How do current Senior Registrar job profiles relate to proposed Specialist Registrar FTTA posts? Fixed-term training appointments. (1/36)

The proposed United Kingdom training pathway for Orthodontic Specialist Registrars is now accepted to be of 3 years duration. In the final year, Specialist Registrars will take the Membership in Orthodontics, with the end point of training marked by the award of the Certificate of Completion on Specialist Training (CCST). There will be a predetermined number of fixed-term training appointments (FTTAs), available through competitive entry, which will provide 2 years of additional training and lead to eligibility to apply for a Consultant appointment. The end point of the Specialist Registrar (FTTA) will be marked by the Intercollegiate Specialty Examination (ISE). The current 3-year Senior Registrar orthodontic training will be reduced to 2 years as the transition to the Specialist Registrar FTTA grade occurs. In the light of these changes, a survey of full time NHS Senior Registrar posts was carried out to examine current job profiles with particular reference to their suitability for assimilation into the Specialist Registrar (FTTA) grade and preparation for the ISE.  (+info)

New contracts for specialist orthodontic practitioners? (2/36)

This paper discusses the possibility of new forms of contacting or commissioning emerging between UK Health Authorities (or other parties such as Primary Care Groups and Primary Care Trusts) and established providers of specialist orthodontic services.  (+info)

Action on smoking--opportunities for the dental team. (3/36)

In 1998, the UK government published a White Paper outlining a comprehensive range of measures to reduce smoking rates across the population. In the same year a detailed overview of the evidence base for smoking cessation activities within the NHS was published. Both these documents provide useful information for health professionals interested in developing their roles in smoking cessation and prevention. An increased risk for the development of oral malignancies and a susceptibility for the breakdown of periodontal tissues are the most significant effects of smoking on the mouth. This paper aims to highlight how dentists and their team members can become actively involved in efforts to reduce smoking. Opportunities at both a clinical and public health level are considered.  (+info)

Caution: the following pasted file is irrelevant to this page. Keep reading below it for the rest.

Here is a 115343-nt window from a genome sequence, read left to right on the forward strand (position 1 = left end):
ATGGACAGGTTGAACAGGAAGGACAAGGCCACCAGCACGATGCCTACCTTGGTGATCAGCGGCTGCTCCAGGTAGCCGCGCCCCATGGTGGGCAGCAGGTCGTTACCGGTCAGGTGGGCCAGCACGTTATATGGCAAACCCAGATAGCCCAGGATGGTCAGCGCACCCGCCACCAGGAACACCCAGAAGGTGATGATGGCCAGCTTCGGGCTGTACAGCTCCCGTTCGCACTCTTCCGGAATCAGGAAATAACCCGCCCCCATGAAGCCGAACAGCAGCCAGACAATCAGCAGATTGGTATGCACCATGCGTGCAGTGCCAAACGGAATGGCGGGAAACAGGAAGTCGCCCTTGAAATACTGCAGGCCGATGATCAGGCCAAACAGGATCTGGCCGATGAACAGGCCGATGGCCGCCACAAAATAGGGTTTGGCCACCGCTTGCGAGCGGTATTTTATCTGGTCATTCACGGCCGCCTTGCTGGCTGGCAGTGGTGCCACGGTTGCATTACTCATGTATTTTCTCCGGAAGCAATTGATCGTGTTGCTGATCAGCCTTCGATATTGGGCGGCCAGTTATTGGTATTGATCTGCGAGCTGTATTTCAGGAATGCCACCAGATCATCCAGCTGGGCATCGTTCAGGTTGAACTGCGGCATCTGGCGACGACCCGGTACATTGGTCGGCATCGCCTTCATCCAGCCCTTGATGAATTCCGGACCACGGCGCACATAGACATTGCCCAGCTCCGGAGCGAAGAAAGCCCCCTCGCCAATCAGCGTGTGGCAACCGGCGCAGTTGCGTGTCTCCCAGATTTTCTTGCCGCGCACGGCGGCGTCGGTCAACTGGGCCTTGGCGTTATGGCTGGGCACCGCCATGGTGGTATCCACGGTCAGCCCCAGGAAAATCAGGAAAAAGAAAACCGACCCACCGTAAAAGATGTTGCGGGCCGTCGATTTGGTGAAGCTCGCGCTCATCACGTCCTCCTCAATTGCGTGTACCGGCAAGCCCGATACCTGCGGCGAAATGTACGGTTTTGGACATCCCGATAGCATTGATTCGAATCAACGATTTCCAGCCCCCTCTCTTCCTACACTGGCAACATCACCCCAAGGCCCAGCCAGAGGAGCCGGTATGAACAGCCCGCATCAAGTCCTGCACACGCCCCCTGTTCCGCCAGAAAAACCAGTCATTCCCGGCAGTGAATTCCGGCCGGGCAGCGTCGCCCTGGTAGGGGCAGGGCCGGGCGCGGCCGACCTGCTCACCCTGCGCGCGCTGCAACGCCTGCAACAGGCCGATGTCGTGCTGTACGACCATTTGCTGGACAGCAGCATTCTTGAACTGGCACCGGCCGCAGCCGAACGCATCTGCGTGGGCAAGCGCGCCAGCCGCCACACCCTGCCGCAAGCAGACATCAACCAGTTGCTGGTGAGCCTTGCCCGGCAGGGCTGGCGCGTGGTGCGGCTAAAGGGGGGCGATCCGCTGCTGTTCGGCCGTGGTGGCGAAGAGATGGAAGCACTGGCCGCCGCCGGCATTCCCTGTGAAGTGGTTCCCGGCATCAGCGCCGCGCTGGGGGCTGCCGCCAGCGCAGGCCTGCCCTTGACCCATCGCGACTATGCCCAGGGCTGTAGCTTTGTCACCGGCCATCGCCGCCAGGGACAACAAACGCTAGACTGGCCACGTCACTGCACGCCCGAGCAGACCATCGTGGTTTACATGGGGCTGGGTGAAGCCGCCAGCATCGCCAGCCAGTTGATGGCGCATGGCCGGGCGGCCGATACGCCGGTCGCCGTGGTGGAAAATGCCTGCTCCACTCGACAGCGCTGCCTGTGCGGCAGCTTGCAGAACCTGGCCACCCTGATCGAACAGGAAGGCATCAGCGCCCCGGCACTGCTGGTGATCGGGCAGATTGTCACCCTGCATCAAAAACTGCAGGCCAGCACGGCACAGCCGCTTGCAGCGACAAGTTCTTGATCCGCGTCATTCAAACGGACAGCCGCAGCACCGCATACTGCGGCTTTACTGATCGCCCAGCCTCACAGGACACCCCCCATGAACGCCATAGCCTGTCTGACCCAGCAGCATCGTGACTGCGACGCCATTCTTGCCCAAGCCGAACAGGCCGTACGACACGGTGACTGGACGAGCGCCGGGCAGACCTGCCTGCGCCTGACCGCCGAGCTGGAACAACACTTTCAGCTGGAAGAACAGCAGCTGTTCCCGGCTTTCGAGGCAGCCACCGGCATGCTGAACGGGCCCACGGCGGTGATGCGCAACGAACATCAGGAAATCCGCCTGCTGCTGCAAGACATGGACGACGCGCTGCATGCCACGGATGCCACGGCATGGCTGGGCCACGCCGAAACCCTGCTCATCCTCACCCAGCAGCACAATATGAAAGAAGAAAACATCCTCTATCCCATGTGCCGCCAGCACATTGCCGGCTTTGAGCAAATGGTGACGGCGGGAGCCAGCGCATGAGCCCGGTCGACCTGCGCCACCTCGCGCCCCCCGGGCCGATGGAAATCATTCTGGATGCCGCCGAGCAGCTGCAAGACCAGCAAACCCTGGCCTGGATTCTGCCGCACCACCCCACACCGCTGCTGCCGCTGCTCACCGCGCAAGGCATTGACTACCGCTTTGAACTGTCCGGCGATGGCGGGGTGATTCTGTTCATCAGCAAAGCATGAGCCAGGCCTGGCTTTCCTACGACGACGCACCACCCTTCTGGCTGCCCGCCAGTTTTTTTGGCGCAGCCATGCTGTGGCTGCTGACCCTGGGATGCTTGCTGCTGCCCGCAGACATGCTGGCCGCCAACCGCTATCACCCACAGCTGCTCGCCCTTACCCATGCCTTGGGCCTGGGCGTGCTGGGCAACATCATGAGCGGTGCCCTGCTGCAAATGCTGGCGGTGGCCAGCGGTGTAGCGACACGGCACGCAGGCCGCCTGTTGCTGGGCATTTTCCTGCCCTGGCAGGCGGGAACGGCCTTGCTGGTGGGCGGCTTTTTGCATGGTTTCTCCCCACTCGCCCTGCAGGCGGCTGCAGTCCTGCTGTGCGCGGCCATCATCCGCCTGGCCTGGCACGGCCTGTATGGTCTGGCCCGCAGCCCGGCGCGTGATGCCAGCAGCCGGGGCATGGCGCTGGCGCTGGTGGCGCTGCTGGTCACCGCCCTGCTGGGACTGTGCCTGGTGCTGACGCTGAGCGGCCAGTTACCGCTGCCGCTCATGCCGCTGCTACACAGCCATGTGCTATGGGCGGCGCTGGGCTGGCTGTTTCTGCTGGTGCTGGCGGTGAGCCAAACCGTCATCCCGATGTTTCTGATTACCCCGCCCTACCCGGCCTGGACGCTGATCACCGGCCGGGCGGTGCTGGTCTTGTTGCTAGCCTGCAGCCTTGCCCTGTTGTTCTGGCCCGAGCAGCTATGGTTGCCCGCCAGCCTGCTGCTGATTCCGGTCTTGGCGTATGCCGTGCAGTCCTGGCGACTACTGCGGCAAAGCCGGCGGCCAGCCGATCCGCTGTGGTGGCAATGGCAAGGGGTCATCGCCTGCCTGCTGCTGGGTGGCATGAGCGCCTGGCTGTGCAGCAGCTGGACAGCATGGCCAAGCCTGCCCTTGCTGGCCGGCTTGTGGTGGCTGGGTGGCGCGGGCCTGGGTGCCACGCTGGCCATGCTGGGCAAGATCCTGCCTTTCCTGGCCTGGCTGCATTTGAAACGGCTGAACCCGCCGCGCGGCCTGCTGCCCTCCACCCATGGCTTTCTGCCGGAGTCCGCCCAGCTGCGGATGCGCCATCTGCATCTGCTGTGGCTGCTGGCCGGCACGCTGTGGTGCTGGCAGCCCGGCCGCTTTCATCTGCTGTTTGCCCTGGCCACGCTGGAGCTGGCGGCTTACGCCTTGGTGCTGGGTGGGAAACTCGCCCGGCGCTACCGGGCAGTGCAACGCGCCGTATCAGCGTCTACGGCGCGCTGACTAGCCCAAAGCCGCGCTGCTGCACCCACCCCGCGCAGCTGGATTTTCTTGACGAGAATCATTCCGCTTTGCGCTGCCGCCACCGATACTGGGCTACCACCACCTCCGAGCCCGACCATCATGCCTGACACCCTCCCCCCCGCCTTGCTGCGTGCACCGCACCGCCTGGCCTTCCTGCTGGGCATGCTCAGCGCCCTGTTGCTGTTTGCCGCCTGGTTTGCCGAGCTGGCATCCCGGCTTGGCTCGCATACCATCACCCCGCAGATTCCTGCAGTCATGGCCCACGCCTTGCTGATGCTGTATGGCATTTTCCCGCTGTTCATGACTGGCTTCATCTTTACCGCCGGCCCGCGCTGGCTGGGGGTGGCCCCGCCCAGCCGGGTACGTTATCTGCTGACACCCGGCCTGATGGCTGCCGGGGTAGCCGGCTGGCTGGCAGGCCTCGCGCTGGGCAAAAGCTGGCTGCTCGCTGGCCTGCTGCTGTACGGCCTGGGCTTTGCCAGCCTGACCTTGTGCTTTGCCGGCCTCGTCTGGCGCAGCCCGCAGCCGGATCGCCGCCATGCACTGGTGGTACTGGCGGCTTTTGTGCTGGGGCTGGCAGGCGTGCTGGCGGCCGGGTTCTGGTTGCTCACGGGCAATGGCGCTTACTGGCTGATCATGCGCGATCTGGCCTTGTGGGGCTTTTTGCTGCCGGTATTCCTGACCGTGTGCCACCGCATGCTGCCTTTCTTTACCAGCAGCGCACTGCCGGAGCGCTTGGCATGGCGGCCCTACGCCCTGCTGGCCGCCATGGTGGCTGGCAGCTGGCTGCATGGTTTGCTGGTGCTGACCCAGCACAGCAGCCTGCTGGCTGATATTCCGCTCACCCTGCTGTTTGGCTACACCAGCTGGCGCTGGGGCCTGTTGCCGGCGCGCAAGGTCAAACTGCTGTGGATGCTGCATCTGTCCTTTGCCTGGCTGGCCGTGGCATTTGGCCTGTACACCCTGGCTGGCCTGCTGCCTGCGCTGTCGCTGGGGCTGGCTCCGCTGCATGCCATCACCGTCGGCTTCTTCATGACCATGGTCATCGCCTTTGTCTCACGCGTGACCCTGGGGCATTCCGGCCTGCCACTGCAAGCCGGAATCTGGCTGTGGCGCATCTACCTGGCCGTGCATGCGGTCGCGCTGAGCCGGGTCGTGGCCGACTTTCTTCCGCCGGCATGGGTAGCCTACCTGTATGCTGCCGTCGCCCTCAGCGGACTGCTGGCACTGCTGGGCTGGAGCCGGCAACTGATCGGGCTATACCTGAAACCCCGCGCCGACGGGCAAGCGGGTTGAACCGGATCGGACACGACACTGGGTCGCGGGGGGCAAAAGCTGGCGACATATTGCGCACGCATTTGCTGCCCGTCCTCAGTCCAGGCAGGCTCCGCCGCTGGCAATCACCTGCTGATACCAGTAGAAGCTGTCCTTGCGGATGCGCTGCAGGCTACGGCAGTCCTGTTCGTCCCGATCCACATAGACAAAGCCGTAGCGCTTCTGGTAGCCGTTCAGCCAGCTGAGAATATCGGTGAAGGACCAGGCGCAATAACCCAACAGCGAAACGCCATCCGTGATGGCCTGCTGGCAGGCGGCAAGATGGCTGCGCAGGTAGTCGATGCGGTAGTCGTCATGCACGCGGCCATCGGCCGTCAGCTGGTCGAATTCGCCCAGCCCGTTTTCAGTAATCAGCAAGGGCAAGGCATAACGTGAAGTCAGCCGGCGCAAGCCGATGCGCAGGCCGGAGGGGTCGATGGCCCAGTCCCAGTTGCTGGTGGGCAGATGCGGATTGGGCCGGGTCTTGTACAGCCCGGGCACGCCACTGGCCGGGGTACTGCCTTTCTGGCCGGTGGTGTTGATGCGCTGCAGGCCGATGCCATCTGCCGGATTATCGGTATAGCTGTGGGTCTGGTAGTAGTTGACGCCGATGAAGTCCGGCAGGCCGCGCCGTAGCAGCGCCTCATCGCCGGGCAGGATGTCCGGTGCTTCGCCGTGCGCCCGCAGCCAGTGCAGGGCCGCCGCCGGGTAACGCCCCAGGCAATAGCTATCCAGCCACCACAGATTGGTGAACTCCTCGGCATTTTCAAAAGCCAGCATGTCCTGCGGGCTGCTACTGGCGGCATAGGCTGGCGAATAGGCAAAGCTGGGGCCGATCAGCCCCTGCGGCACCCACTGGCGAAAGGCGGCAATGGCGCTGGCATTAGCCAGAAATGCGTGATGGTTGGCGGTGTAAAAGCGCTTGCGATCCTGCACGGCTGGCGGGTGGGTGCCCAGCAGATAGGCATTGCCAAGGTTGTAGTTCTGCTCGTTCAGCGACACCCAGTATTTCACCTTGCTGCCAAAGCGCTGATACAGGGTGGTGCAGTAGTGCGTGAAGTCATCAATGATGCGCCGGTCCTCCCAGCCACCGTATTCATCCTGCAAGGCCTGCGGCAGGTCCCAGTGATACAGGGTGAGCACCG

The privatisation of NHS dentistry? A national snapshot of general dental practitioners. (4/36)

There is a prevalent perception that NHS dental treatment is increasingly difficult to access. In order to access the validity of this perception data on the percentage of private and NHS patients treated by general dental practitioners (GDPs) were analysed. These data were derived from a national survey. The findings showed that GDPs can be divided into three broad groups on the basis of the proportion of patients treated privately or through the National Health Service (NHS). Approximately 50% of GDPs nationally concentrate on NHS dentistry (85% or more of their patients are treated under the NHS); 25% treat more than 70% of their patients privately; the remaining minority of practitioners fall between these two positions treating moderate proportions of both private and NHS patients. Regional differences also exist in the payment systems chosen by GDPs. The median percentage of private patients per dentist varies widely by area being around 50% in the South East and South West, 30% in London, 20% in the West Midlands and Eastern counties and less than 10% elsewhere. In a multivariate regression GDP characteristics were also significant in explaining the median percentage of private patients per GDP The findings add to widely held concerns about access to NHS dentistry, though suggest that problems may be limited to certain areas of the United Kingdom.  (+info)

Capitation registration and social deprivation in England. An inverse 'dental' care law? (5/36)